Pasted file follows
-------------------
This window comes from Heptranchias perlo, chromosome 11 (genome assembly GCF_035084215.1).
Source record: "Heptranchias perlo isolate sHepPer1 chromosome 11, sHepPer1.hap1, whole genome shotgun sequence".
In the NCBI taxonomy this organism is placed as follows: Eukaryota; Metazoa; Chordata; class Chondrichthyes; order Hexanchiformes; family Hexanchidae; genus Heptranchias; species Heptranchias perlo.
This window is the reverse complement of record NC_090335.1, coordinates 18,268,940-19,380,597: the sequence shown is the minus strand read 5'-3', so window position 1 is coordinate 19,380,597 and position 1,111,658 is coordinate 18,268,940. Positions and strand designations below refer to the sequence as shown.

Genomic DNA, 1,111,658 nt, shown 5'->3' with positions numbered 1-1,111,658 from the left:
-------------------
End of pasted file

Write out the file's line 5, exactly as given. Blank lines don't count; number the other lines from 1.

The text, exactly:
Genomic DNA, 1,111,658 nt, shown 5'->3' with positions numbered 1-1,111,658 from the left: